So, you learned the basics of focus, framing, and zoom, and you’re ready to switch from point and shoot to an interchangeable lens camera. (There are a lot of advantages to an interchangeable lens camera, not least of all the interchangeable lenses!) While by no means comprehensive, here’s what you need know about interchangeable mirrorless and DSLR cameras as well as lenses before you make the switch.
Interchangeable lens bodies accept interchangeable lenses (well, duh – just making sure we’re on the same page). Interchangeable lens cameras have larger sensors than point and shoot cameras, and therefore create higher quality images. There are two types of interchangeable bodies: DSLR and mirrorless.
DSLR stands for digital single-lens reflex camera. It reflects the light coming from the lens through a prism (or a series of mirrors) into the optical viewfinder. When you press the shutter, the mirror flips up so that the light passes directly to the sensor instead of the viewfinder.Unlike a point and shoot, DSLRs let you see the picture you’re going to capture without lag. (Point and shoots and mirrorless cameras use sensors that have to transfer that data to a digital display). DSLRs are bigger than point and shoots – and mirrorless cameras, for that matter – because they offer larger sensors with better image quality. We recommend the Nikon D3400 or Canon EOS Rebel T6 as good starter DSLRs.
Unlike DSLRs, mirrorless cameras don’t have, well, mirrors. Rather, the sensor is exposed to light all the time, which creates a digital preview of the image on the electronic viewfinder or LCD screen. If you use a point and shoot, then you’re already using a mirrorless camera. However, photographers usually refer to interchangeable lens mirrorless cameras as simply ‘mirrorless.’Mirrorless cameras are smaller than DSLRs, but feature the same size sensors, which make them great for travel and street photography. However, some photographers argue that mirrorless cameras have weaker autofocus than their DSLR counterparts, as well as shorter battery life. For mirrorless users just starting out, we recommend the Canon M50 or a Sony a6000.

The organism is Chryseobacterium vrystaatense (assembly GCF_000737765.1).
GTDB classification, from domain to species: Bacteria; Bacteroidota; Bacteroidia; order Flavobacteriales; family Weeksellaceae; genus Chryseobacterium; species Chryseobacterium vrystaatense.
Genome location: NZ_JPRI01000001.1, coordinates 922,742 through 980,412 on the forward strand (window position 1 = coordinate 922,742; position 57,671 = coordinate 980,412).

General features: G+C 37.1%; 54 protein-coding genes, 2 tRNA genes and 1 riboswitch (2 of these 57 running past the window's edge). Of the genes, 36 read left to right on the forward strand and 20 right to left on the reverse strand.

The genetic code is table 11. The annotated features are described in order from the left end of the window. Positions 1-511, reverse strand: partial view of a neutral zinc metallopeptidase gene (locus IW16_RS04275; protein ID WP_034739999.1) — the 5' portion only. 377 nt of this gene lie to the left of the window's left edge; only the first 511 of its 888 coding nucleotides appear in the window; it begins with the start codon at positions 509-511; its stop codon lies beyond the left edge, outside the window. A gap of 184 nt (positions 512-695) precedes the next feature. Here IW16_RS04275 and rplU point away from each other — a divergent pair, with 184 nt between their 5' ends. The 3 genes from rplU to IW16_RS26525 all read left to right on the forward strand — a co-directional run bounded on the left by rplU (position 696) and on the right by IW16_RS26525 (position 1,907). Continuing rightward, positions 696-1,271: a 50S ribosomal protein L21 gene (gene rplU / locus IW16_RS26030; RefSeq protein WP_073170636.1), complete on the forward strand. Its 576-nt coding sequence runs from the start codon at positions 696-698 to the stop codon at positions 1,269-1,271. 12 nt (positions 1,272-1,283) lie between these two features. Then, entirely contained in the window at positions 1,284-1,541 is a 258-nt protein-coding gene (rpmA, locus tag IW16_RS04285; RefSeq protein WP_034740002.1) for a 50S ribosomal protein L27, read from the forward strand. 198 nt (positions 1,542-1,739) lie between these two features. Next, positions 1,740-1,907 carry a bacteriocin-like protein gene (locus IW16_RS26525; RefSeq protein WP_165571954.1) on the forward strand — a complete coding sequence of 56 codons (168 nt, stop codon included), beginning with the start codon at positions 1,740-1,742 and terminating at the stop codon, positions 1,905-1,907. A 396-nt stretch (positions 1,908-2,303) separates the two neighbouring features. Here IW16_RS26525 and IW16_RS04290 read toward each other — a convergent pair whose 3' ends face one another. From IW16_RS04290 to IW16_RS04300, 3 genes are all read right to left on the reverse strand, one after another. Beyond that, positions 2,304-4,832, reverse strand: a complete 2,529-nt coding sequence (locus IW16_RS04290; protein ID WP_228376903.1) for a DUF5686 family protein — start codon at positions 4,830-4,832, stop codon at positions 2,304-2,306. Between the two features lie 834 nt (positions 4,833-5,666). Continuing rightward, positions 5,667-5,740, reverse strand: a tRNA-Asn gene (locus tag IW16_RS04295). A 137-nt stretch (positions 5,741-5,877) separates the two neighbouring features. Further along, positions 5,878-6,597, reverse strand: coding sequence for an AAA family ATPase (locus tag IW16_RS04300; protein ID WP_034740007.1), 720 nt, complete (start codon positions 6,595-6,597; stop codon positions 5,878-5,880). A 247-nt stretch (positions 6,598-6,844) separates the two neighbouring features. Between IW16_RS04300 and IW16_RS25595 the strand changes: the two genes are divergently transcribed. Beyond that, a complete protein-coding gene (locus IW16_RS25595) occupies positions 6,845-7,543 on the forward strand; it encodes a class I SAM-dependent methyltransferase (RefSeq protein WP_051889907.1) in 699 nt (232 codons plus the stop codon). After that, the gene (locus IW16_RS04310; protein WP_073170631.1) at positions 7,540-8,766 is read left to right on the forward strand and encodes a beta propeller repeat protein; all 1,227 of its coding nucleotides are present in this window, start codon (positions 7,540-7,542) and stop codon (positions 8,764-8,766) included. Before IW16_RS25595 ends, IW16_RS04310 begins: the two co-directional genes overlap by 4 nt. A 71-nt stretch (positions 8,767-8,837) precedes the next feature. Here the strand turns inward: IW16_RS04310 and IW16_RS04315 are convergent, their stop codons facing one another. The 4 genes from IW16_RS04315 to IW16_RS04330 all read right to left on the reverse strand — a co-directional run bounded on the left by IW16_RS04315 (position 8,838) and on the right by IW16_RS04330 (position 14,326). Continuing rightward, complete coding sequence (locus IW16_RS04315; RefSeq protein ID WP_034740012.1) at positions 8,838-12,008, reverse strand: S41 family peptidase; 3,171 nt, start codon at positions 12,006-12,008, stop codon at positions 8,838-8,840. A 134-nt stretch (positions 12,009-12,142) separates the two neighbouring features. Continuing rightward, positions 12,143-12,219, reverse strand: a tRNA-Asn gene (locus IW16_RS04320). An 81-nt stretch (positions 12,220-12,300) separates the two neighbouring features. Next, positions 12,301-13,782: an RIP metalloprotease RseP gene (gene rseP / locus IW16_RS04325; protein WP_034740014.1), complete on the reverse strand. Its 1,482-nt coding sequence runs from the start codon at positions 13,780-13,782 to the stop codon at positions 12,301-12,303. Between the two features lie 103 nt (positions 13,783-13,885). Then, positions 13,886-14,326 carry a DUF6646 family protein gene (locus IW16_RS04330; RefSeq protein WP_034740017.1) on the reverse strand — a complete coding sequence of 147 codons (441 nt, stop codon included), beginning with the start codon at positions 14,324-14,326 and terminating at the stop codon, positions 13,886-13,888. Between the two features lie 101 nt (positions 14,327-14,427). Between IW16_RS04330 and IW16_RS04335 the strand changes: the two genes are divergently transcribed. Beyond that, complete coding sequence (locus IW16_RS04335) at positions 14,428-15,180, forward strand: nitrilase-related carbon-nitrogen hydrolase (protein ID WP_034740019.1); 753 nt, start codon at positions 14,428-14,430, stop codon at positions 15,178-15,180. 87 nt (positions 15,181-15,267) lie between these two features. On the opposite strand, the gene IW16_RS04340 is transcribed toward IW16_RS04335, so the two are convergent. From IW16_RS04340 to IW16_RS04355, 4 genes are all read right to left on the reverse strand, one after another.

Kit or ‘starter’ lenses come with the camera body. While they’re fine to get started, kit lenses are usually slow with poor image quality. Instead, we recommend picking up one of the following interchangeable lenses to go with your DSLR or mirrorless camera.
Standard lenses typically range from 35mm to 85mm – i.e. mid-range focal length. They create images that appear natural because they feature an angle of view that is roughly the same as the human eye. They are the most popular type of lens, as they can be used for snapshots, portraits, landscapes, etc.
Telephoto is a long focus lens that brings far objects closer. Unlike a point and shoot zoom, which enlarges portions of the image, a telephoto lens magnifies the image. Typically, telephoto lenses lenses are 100mm and greater. As a rule, the longer the lens, the greater the magnification of the image.Wide Angle
At 24mm to 35mm, wide angle lenses capture a wider field of view and more of the scene in a single shot. Landscape and architecture photography often seek wide angle lenses.
Macro lenses focus from infinity to 1:1 magnification, which means that the image reproduced on the sensor as the same size as the image in real life. Photographers use macro lenses for up close photography.
Taking the jump from a point and shoot to an interchangeable lens camera is no small feat! Choosing between a DSLR and mirrorless, and then picking out your interchangeable lenses, there are quite a few new considerations. We recommend starting with standard lenses before you branch out. Between mirrorless and DSLR, it’s all about what you want. If you want smaller, go with mirrorless. If you’re looking to get started with longer battery life and faster autofocus, DSLR is for you.